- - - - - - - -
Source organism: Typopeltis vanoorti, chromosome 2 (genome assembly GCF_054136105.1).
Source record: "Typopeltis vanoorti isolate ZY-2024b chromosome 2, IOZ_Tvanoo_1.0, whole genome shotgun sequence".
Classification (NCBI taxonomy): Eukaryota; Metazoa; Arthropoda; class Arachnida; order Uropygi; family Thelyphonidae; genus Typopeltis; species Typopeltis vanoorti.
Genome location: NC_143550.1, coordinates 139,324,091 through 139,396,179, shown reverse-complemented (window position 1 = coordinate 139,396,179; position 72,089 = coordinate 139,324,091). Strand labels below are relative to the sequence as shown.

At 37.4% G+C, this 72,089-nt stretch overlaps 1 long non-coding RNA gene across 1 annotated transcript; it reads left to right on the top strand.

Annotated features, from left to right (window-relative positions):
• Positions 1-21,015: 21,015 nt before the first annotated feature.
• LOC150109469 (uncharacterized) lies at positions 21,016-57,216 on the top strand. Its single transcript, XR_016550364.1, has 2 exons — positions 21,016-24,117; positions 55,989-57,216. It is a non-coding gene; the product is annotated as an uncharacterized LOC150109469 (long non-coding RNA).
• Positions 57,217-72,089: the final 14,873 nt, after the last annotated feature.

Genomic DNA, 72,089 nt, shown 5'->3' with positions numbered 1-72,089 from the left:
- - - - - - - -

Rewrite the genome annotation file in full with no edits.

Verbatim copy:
Source organism: Typopeltis vanoorti, chromosome 2 (genome assembly GCF_054136105.1).
Source record: "Typopeltis vanoorti isolate ZY-2024b chromosome 2, IOZ_Tvanoo_1.0, whole genome shotgun sequence".
Classification (NCBI taxonomy): Eukaryota; Metazoa; Arthropoda; class Arachnida; order Uropygi; family Thelyphonidae; genus Typopeltis; species Typopeltis vanoorti.
Genome location: NC_143550.1, coordinates 139,324,091 through 139,396,179, shown reverse-complemented (window position 1 = coordinate 139,396,179; position 72,089 = coordinate 139,324,091). Strand labels below are relative to the sequence as shown.

At 37.4% G+C, this 72,089-nt stretch overlaps 1 long non-coding RNA gene across 1 annotated transcript; it reads left to right on the top strand.

Annotated features, from left to right (window-relative positions):
• Positions 1-21,015: 21,015 nt before the first annotated feature.
• LOC150109469 (uncharacterized) lies at positions 21,016-57,216 on the top strand. Its single transcript, XR_016550364.1, has 2 exons — positions 21,016-24,117; positions 55,989-57,216. It is a non-coding gene; the product is annotated as an uncharacterized LOC150109469 (long non-coding RNA).
• Positions 57,217-72,089: the final 14,873 nt, after the last annotated feature.

Genomic DNA, 72,089 nt, shown 5'->3' with positions numbered 1-72,089 from the left: